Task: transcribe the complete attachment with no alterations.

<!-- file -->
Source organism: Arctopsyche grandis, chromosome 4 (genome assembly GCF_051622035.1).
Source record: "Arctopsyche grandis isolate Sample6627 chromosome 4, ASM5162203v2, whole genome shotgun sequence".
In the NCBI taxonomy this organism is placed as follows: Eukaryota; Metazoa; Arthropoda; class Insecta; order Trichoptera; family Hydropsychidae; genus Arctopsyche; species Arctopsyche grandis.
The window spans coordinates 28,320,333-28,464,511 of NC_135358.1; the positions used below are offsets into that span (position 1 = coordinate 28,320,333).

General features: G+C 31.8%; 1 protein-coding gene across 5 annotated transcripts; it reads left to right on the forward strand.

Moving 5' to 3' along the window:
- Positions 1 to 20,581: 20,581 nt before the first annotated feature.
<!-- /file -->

Source organism: Arctopsyche grandis, chromosome 4 (genome assembly GCF_051622035.1).
Source record: "Arctopsyche grandis isolate Sample6627 chromosome 4, ASM5162203v2, whole genome shotgun sequence".
In the NCBI taxonomy this organism is placed as follows: Eukaryota; Metazoa; Arthropoda; class Insecta; order Trichoptera; family Hydropsychidae; genus Arctopsyche; species Arctopsyche grandis.
The window spans coordinates 28,320,333-28,464,511 of NC_135358.1; the positions used below are offsets into that span (position 1 = coordinate 28,320,333).

General features: G+C 31.8%; 1 protein-coding gene across 5 annotated transcripts; it reads left to right on the forward strand.

Moving 5' to 3' along the window:
- Positions 1 to 20,581: 20,581 nt before the first annotated feature.